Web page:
Here, we show that the addition of submicromolar to low micromolar concentrations of Ag+ to inside-out membrane vesicles of V. cholerae induced a total collapse of ΔpH irrespective of the presence of NQR in the membrane (Fig. (Fig.1A).1A). Preincubation with Ag+ completely prevented the formation of the ΔpH in vesicles (Fig. (Fig.2B).2B). It is worth noting that, in the presence of valinomycin, when the respiration-generated membrane electric potential (Δψ) did not limit the transmembrane ion flow, added Ag+ provoked the very fast dissipation of ΔpH, indicating that the resulting H+ leakage is massive (Fig. (Fig.1C).1C). Figure Figure22 shows that the addition of Ag+ also collapses Δψ in the absence of added Na+ ions. These data clearly demonstrate that the Ag+-modified membrane is indeed leaky for protons and that the loss of NQR does not alter the sensitivity of the mutant V. cholerae membrane to Ag+ ions compared to that of the wild type. To demonstrate that NQR does not contribute significantly to the overall H+ leakage induced by Ag+ ions, we measured the initial rate of ΔpH dissipation at different concentrations of added Ag+ in vesicles isolated from either wild-type or ΔNQR cells (Fig. (Fig.3).3). We found that, in accordance with our growth experiments, the presence of NQR in the membrane is not required for the effect of Ag+ ions (Fig. (Fig.33).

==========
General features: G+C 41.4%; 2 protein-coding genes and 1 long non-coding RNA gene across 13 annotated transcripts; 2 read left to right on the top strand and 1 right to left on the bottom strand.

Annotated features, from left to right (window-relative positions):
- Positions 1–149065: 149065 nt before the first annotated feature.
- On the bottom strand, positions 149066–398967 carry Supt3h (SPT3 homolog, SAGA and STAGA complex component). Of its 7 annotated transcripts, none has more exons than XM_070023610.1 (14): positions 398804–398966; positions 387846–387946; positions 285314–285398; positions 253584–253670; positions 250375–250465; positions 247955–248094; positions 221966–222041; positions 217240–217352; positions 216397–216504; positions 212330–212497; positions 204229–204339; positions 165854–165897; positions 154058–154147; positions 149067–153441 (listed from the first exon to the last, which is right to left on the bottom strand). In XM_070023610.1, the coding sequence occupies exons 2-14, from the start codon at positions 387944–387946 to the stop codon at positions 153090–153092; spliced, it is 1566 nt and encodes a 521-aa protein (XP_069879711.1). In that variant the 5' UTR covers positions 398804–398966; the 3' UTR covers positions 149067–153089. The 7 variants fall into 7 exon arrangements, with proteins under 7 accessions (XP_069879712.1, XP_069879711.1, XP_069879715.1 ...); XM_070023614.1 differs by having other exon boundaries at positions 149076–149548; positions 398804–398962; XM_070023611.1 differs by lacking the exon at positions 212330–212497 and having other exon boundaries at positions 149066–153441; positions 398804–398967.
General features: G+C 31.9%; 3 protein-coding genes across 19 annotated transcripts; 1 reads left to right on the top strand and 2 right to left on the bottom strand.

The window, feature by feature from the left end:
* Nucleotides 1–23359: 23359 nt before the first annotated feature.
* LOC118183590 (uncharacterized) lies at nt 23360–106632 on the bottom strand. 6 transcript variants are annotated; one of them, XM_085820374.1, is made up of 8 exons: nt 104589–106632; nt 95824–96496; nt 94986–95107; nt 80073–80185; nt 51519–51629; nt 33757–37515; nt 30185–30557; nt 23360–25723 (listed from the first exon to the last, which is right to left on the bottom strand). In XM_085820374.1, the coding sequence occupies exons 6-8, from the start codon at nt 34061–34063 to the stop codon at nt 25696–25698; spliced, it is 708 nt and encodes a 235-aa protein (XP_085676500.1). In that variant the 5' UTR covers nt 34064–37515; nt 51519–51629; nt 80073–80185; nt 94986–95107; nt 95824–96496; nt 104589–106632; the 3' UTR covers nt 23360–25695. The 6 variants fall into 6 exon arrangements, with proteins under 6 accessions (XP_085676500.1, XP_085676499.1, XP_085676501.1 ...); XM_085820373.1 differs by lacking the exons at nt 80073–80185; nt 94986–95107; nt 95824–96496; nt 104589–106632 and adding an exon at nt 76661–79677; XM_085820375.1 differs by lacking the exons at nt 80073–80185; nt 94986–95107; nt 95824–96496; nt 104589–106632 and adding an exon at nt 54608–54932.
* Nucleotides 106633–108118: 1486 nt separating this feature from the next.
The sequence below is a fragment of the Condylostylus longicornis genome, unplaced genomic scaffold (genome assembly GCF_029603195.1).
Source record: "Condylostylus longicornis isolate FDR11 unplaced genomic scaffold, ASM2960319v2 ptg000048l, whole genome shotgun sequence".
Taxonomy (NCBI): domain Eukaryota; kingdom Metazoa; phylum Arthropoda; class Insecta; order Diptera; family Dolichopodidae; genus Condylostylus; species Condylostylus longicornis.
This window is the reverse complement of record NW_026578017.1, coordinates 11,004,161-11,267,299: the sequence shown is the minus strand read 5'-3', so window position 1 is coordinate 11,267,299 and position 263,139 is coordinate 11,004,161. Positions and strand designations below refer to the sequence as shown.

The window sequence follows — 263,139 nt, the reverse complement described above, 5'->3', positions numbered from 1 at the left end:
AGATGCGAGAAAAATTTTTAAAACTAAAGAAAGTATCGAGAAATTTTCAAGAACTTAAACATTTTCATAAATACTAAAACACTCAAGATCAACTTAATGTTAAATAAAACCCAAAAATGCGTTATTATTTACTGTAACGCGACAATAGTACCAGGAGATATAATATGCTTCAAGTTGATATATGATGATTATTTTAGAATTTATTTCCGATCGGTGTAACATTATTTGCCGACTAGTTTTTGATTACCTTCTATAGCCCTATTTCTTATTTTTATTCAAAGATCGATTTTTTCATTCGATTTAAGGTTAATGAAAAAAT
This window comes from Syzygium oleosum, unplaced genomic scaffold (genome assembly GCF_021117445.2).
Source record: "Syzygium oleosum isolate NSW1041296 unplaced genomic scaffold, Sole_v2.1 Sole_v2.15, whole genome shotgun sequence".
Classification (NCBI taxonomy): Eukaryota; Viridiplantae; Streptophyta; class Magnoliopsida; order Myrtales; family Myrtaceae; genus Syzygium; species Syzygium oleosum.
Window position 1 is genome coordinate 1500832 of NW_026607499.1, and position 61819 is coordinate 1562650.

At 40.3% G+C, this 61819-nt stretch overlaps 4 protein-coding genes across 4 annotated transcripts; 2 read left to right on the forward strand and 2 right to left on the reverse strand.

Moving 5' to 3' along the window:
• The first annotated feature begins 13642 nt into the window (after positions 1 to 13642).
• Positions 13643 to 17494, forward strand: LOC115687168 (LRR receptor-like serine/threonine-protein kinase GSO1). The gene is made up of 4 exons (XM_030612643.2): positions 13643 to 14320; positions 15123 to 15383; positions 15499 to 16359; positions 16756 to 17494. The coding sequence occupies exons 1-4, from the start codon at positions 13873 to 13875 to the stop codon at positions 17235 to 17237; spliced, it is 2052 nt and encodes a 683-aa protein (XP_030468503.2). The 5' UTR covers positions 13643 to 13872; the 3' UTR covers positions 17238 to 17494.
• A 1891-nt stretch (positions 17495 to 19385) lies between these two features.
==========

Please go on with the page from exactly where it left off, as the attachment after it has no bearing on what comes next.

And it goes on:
FIG. 1.
Effects of Ag+ on the H+ permeability of the membrane measured in the inside-out membrane vesicles prepared from V. cholerae. Respiration-dependent formation of ΔpH was initiated by the addition of 10 mM Tris-succinate (down arrows). ...
FIG. 2.
Effects of Ag+ on Δψ in subbacterial vesicles of V. cholerae. The Δψ-sensitive dye Oxonol V (1.0 μM) was used instead of AO. Ag+ (4.0 μM) completely dissipates Δψ generated ...
FIG. 3.
The initial rate of ΔpH dissipation in the wild-type and ΔNQR membrane vesicles as a function of the AgNO3 added. A transmembrane pH gradient was generated by the addition of 10 mM Tris-succinate to the vesicles at pH 7.5, and varying ...